Fashion Tea and Petites Madeleines
If you're in the Philadelphia area, you can attend the book-signing party for Birds of a Feather Shop Together, a book of fashion fairytales gorgeously illustrated by Bil Donovan. It's September 13 at Hotel Palomar Philadelphia in the Burnham Ballroom. You can buy tickets here. And not only will you be leaving with your own signed copy of this stunning book to take home, but also meet Bil who is just lovely.
A while back, Bil Donovan sent me images for Twinings' new limited edition Earl Grey flavours which feature his illustrations, to be sold in the European market. I was so excited about this collaboration between the English tea kings and Dior Beauty's resident artist (among many other designations); firstly, to be able to have Bil's gorgeous work greet me in my kitchen everyday is an absolute delight, and ultimately I was overjoyed by the fact that illustration is proving to be seen as fresh and desirable and worthy of investment by commercial entities, rather than a forgotten artform of days gone by (more proof of that to come). It's just very reassuring that in our trend-driven digital age, the value of the beauty of traditional fashion illustration is being upheld and celebrated.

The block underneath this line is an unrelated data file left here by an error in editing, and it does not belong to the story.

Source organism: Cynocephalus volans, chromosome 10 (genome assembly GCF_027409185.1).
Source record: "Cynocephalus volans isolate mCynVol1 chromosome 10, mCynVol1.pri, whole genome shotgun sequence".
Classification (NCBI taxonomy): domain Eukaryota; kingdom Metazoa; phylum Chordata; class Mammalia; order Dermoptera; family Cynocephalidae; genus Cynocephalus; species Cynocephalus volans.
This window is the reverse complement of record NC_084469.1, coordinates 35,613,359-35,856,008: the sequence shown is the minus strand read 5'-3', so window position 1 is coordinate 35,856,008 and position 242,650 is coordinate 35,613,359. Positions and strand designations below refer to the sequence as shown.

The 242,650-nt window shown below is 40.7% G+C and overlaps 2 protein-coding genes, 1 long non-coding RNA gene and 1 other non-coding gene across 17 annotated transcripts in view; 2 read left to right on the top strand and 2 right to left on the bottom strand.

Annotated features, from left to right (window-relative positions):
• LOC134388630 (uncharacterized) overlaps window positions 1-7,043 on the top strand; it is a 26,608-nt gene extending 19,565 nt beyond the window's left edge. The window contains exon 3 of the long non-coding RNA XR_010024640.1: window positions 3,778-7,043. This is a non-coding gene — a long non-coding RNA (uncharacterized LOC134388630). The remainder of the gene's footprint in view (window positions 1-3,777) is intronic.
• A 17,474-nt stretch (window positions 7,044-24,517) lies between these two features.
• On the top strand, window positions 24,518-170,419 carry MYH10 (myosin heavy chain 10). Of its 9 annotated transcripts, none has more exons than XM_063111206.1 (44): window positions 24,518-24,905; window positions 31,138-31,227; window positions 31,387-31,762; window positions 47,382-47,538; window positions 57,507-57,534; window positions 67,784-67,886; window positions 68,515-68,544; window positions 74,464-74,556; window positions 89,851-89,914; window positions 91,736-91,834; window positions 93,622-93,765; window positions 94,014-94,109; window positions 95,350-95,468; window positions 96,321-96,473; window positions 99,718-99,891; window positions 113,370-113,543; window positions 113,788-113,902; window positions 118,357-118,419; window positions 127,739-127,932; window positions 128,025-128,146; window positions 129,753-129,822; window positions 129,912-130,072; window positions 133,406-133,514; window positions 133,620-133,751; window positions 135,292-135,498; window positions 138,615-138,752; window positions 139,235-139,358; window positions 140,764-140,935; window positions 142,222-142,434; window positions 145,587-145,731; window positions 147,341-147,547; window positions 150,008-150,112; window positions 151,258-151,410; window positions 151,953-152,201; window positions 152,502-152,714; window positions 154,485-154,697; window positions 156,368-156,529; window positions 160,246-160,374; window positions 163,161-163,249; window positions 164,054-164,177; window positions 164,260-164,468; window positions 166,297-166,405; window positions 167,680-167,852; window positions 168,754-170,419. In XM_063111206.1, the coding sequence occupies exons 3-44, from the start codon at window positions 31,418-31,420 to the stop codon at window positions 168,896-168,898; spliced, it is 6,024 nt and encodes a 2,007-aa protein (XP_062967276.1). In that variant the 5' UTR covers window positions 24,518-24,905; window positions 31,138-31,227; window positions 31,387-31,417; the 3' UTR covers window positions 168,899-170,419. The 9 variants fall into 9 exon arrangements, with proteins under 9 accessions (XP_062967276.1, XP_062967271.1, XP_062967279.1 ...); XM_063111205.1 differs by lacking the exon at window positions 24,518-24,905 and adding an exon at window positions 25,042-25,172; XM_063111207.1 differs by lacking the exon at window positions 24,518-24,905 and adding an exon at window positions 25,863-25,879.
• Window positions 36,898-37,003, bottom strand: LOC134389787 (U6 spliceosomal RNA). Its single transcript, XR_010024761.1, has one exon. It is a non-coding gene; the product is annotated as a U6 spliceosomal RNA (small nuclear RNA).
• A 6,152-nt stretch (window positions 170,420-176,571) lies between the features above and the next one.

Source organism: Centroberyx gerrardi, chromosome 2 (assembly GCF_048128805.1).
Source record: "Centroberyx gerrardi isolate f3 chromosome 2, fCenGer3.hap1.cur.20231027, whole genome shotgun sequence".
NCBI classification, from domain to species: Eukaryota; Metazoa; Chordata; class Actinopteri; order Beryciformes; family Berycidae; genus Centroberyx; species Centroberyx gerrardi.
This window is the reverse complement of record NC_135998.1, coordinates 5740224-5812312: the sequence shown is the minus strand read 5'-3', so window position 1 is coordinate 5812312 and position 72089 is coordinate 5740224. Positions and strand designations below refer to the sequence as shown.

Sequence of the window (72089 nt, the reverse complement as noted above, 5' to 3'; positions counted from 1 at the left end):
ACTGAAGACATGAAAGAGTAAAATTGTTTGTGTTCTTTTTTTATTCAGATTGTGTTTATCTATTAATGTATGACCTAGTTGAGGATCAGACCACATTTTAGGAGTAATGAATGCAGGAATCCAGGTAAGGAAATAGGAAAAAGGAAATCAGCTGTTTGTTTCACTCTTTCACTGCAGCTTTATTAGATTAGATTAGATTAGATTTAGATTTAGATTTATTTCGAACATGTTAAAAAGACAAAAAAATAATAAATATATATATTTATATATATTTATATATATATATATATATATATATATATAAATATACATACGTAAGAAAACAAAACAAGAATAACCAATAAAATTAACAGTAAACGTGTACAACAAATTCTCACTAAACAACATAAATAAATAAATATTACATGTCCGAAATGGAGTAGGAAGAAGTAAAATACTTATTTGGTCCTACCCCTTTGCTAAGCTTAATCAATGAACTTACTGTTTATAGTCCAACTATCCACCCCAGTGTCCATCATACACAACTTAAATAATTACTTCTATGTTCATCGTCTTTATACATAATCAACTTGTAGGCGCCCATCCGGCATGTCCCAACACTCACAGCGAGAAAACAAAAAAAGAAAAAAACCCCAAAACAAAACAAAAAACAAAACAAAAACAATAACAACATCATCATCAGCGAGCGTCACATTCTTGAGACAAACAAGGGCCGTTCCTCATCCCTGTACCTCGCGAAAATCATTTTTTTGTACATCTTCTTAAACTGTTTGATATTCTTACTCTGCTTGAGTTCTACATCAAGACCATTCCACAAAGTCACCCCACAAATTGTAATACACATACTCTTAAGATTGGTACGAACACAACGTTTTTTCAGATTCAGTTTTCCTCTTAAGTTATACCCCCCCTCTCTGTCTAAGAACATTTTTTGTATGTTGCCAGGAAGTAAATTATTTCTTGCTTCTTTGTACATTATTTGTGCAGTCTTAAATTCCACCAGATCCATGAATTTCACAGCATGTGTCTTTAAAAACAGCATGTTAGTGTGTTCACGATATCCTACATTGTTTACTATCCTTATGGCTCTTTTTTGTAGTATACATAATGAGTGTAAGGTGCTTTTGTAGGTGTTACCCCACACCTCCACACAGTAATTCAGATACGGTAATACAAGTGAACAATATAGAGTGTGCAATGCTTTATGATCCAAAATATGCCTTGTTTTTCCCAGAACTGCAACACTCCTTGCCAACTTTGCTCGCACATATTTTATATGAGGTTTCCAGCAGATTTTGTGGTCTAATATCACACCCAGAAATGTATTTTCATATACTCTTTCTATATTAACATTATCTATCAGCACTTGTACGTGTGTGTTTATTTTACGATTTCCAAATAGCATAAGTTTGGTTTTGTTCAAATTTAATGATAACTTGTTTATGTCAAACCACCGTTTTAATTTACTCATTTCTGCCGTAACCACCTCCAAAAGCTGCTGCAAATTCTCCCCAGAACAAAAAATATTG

However, in my haste to get these boxes into my kitchen I went out and bought some that feature the current packaging which is more dramatic in black, not realising there was a previous edition thus leaving me very confused because it didn't look like Bil's style! I don't know who these ladies belong to, but in their saturated watercolour couture they are a lovely accompaniment to your morning cup of tea.
And as for the petites madeleines, the French crispy cakey cookie that I love but would forget about when not in Paris (which you can even buy in vending machines if you're desperate), I've found they are really easy to make and even easier to eat. Especially if you make the mini ones like I did. I used a silicone mould and it worked brilliantly, no sticking whatsoever so none of the nice crispy shell was lost.
And being French, they have a history. They go back to the 18th century in the French town of Commercy, in the region of Lorraine. The story goes that a girl name Madeleine made them for Stanislaw Lezczynski, Duke of Lorraine, who loved them so much that he then gave some to his daughter, Marie, the wife of Louis XV. And royal endorsement will make anything skyrocket to wild popularity, so here we are!
You can find the recipe I used at Joy of Baking, and I added a splash of rosewater which I could taste in the batter, but of course it lost its richness when baked so maybe some rose essence would help maintain the flavour. I'm still trying to find some test this out, and lemon poppyseed are next. Chocolate is inevitable.